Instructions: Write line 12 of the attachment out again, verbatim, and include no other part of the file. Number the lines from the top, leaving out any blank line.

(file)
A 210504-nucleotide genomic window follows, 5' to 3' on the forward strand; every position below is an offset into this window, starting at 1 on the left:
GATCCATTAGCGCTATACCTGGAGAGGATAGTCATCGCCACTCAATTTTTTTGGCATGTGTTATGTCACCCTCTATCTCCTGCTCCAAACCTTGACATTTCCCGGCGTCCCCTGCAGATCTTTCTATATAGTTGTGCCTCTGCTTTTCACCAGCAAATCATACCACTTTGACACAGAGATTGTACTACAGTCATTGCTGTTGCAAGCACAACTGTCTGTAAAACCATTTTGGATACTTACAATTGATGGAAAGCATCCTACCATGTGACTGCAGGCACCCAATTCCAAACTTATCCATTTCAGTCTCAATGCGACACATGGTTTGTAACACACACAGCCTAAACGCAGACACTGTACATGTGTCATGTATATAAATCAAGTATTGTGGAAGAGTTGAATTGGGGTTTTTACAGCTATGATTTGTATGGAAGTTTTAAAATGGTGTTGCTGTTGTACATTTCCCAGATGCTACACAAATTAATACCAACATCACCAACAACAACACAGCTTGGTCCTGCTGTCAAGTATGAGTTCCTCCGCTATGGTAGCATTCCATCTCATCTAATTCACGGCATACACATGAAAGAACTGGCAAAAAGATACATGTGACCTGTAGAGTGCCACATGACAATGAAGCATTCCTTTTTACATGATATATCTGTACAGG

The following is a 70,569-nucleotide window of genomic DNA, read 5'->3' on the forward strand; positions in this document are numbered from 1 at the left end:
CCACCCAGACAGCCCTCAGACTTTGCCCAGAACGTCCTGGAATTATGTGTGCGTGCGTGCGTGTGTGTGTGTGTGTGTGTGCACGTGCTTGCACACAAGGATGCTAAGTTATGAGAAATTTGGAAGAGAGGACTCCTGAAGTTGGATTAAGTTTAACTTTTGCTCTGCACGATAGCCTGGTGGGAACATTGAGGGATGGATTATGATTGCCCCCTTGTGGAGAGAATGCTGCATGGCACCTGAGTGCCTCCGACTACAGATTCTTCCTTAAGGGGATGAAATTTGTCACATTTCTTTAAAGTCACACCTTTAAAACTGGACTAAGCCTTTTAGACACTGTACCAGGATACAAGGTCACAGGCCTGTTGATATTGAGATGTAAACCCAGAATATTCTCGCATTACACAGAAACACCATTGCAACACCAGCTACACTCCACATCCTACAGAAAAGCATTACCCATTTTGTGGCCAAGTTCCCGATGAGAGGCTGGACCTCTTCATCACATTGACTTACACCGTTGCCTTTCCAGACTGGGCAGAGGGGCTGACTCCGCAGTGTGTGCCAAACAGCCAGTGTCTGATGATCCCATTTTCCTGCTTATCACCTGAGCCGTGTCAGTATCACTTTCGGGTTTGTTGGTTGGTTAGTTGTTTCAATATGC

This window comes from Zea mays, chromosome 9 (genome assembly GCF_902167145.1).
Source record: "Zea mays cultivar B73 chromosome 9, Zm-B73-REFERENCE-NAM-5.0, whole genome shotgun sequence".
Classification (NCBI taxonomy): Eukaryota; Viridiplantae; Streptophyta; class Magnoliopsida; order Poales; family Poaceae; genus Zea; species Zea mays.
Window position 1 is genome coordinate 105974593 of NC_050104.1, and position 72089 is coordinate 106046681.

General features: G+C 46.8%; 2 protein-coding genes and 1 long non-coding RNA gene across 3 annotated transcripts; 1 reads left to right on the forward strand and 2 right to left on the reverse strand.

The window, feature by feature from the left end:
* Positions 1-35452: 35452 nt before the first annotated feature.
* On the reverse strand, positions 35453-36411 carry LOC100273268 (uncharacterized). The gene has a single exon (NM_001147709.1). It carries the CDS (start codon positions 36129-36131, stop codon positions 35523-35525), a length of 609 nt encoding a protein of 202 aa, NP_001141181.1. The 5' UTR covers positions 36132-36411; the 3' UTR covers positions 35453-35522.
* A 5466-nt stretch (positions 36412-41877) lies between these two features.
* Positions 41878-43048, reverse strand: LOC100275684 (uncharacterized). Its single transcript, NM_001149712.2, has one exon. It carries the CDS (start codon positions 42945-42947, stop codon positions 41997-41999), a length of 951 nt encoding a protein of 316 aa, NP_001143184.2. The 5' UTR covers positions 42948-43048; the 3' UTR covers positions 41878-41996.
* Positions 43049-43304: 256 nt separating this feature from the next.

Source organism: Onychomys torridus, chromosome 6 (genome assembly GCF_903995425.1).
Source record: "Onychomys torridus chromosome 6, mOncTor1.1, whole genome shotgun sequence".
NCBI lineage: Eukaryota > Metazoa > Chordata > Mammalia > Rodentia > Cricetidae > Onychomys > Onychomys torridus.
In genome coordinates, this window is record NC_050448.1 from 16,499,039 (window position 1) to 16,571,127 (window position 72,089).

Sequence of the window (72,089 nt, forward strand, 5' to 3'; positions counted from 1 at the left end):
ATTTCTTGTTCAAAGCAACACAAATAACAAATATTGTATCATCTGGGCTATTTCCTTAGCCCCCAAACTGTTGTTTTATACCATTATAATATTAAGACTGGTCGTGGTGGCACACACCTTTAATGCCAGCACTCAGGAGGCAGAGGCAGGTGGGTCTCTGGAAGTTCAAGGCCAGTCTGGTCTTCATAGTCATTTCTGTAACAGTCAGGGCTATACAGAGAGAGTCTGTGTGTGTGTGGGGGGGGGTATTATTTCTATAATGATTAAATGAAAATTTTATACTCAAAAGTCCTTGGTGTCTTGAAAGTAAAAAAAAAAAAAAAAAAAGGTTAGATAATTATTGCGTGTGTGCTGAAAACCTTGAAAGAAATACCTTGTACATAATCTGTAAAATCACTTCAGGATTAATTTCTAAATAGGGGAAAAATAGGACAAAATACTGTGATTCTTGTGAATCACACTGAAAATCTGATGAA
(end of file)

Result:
* On the reverse strand, positions 35453-36411 carry LOC100273268 (uncharacterized). The gene has a single exon (NM_001147709.1). It carries the CDS (start codon positions 36129-36131, stop codon positions 35523-35525), a length of 609 nt encoding a protein of 202 aa, NP_001141181.1. The 5' UTR covers positions 36132-36411; the 3' UTR covers positions 35453-35522.